HOT DISH: Hank Williams Jr. Plans to Run for U.S. Senate

Reba Signs a New Record Deal While Artists Party Hard During CMA Week

(CMT Hot Dish is a weekly feature written by veteran columnist Hazel Smith. Author of the cookbook, Hazel's Hot Dish: Cookin' With Country Stars, she also hosts CMT's Southern Fried Flicks With Hazel Smith and shares her recipes at

Will wonders never cease?! Hank Williams Jr. says he will run for the U.S. Senate as a Republican candidate during the next primary election. It is my understanding that Hank has already talked with Sen. Lamar Alexander and former Sen. Bill Frist -- both Republicans -- regarding his candidacy.

Those of you who keep up with country music news by reading this weekly column are already aware that Hank spent a lot of time on the campaign trail with Alaska Gov. Sarah Palin, John McCain's vice presidential running mate.

The Nights Before the Night of the CMA Awards

Lights were glowing up and down Broadway in downtown Nashville last Monday night (Nov. 10), and sounds of country music were coming out of nearly every doorway. The trendy Palm restaurant was overflowing with the beautiful people -- the great and near great -- and I was told that Rascal Flatts and Toby Keith were there behind closed doors and all a-whisper. You don't suppose they might be talking about performing stadium concerts together?

And there was Kevin Costner, who most of us know as an actor who wants to sing. After a visit with radio folks and record label reps, Costner spent some time hanging with one of his golfing buddies, Clay Walker.

Another celeb holding court at the Palm was Kid Rock, who was there with his band, business associates and friends. Kid Rock departed early after hearing that his pal, Kenny Chesney, and the Wailers were doing a concert around the corner, so he joined them onstage at Tootsie's Orchid Lounge. Kenny, the Kid and the Wailers laid down music for the crowd that spilled onto the sidewalk and into the street outside.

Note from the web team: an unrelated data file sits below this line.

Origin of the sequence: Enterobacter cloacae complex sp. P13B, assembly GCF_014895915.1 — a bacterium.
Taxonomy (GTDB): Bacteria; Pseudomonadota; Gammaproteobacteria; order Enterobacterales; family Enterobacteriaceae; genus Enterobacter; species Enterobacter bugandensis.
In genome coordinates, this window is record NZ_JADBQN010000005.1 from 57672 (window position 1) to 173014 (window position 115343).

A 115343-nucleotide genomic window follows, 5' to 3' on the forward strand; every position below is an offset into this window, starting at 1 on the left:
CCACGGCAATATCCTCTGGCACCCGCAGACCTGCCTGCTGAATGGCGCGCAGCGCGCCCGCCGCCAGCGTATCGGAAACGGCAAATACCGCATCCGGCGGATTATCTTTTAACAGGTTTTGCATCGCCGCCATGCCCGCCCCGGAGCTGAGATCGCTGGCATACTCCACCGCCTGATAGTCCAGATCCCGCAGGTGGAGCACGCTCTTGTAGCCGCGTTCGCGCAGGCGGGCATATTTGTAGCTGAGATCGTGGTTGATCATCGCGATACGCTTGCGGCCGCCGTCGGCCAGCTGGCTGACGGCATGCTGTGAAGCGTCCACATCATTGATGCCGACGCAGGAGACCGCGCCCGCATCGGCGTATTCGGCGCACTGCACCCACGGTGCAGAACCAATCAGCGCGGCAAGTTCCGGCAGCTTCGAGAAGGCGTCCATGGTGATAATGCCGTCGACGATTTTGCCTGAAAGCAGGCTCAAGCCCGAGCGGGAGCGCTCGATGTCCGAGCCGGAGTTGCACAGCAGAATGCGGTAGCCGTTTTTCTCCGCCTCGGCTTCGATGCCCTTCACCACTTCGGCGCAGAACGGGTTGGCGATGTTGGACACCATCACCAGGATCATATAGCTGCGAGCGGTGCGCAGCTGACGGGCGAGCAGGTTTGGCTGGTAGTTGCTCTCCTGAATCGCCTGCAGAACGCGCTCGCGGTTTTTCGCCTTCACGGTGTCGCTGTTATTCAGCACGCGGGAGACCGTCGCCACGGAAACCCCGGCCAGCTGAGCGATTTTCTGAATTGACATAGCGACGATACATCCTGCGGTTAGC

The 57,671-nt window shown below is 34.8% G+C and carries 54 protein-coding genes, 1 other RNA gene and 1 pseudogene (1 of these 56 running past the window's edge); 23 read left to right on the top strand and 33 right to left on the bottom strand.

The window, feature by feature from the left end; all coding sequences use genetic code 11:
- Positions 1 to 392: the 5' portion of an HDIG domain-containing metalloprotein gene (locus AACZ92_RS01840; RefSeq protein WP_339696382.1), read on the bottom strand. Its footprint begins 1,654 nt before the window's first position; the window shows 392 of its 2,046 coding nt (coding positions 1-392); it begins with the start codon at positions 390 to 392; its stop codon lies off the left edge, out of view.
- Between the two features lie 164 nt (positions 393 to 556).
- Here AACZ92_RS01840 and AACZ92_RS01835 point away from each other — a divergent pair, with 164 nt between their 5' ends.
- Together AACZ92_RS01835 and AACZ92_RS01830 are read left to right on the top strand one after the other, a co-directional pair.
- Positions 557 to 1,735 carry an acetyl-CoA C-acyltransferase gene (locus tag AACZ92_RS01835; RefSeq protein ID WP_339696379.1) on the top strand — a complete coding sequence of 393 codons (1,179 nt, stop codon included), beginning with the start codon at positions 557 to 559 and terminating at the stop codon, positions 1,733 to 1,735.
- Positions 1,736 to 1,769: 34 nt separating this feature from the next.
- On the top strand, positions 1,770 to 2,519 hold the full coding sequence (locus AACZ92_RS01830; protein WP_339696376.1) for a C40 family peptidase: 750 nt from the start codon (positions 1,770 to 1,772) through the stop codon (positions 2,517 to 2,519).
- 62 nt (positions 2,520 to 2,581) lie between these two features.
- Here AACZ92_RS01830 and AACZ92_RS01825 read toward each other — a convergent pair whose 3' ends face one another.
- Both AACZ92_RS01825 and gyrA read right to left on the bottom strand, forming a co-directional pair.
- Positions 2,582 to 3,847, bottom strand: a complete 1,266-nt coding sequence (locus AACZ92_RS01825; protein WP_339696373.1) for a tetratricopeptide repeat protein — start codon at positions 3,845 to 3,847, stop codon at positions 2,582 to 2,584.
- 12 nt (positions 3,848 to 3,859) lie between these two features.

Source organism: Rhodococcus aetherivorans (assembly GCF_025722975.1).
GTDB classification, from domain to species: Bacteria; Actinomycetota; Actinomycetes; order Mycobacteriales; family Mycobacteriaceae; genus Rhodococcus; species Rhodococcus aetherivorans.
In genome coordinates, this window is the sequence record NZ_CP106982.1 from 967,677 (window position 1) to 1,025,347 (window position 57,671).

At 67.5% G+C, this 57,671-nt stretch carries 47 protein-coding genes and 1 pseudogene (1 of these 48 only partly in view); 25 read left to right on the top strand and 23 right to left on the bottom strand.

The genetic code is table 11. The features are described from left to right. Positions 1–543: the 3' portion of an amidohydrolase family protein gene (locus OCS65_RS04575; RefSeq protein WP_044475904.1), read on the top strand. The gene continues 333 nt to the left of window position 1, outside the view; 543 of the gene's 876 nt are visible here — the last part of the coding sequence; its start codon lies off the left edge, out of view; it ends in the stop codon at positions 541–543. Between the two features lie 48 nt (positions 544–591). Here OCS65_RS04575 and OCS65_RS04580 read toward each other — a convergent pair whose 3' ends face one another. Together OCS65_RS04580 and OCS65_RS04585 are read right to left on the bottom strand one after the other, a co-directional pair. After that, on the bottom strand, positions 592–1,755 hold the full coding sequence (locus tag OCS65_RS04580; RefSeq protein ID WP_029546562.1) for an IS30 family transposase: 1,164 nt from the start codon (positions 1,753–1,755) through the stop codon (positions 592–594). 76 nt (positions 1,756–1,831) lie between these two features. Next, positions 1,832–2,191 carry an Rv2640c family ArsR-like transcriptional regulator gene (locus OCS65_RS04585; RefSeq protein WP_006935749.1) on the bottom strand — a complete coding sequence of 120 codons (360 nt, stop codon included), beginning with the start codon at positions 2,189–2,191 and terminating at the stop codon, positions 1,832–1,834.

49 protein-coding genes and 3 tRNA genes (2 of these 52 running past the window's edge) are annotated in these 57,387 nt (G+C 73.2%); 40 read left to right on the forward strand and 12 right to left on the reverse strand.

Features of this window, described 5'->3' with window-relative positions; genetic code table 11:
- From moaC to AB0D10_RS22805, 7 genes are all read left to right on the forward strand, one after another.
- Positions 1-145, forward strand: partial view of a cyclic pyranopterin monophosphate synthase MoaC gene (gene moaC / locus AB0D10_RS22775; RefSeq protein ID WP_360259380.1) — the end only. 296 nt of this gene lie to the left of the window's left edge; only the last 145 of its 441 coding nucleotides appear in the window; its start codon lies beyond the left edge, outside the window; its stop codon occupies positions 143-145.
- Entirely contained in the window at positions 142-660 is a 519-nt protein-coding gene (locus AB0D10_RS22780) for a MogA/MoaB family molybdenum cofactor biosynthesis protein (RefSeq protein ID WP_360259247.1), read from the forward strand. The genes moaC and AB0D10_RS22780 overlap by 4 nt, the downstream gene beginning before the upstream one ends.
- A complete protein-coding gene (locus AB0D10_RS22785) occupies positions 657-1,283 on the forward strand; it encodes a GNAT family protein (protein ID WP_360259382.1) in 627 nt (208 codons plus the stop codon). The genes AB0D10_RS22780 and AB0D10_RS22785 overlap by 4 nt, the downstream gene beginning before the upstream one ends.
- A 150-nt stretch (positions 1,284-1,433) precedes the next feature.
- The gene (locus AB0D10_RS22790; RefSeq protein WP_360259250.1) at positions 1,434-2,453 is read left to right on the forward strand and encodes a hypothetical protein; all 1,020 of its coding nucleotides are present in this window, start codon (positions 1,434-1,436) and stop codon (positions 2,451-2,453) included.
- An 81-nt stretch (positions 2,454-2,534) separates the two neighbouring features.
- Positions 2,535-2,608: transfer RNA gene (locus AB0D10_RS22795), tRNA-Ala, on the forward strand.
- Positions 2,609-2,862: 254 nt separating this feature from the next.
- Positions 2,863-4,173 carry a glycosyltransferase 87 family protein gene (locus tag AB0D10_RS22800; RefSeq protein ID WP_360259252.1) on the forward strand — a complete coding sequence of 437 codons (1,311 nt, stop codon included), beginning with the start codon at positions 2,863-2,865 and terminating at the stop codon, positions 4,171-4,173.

Monday night was also when Lady Antebellum's Hillary Scott was named songwriter of the year at SESAC's annual awards event.

The next day, Darius Rucker and co-writer Clay Mills were honored by ASCAP during a party celebrating Rucker's first No. 1 country single, "Don't Think I Don't Think About It."

And later that night, the BMI Awards brought out power couples Keith Urban and Nicole Kidman, Tim McGraw and Faith Hill, Blake Shelton and Miranda Lambert, and Jay and Allison DeMarcus. Miley Cyrus and dad Billy Ray Cyrus also attended the star-studded event.

Hank Williams Jr., who was presented the prestigious BMI Icon award, was joined by wife Mary Jane and children Sam, Katie, Holly and Hillary. Robert Randolph, Gregg Allman, Lynyrd Skynyrd and Kenny Chesney paid tribute to him during a special musical performance.

BMI's country songwriter of the year award went to Casey Beathard, who co-wrote five top hits during the past 12 months. Taylor Swift's "Teardrops on My Guitar" was named song of the year.

Lots of Stuff Is Happening

It came as no surprise to me when Reba McEntire signed with the Valory Music Co. During Reba's heyday at MCA, Big Machine Records/Valory Music president and CEO Scott Borchetta was senior vice president of promotion at MCA Nashville. In that job, it was his responsibility to get country radio stations to play Reba's records. And, boy, did he ever succeed. The McEntire/Borchetta connection also extends to Scott's wife, the talented Sandi Spika-Borchetta, who served as Reba's personal makeup artist and stylist several hits ago.

The final leg of Rascal Flatts' Bob That Head tour kicks off Jan. 17 in Kansas City, Mo., with Jessica Simpson as the opening act.

President George W. Bush appointed Lee Greenwood to the National Arts Council for a six-year term. Greenwood wrote and recorded "God Bless the USA," an all-time favorite song of W's parents, George and Barbara Bush.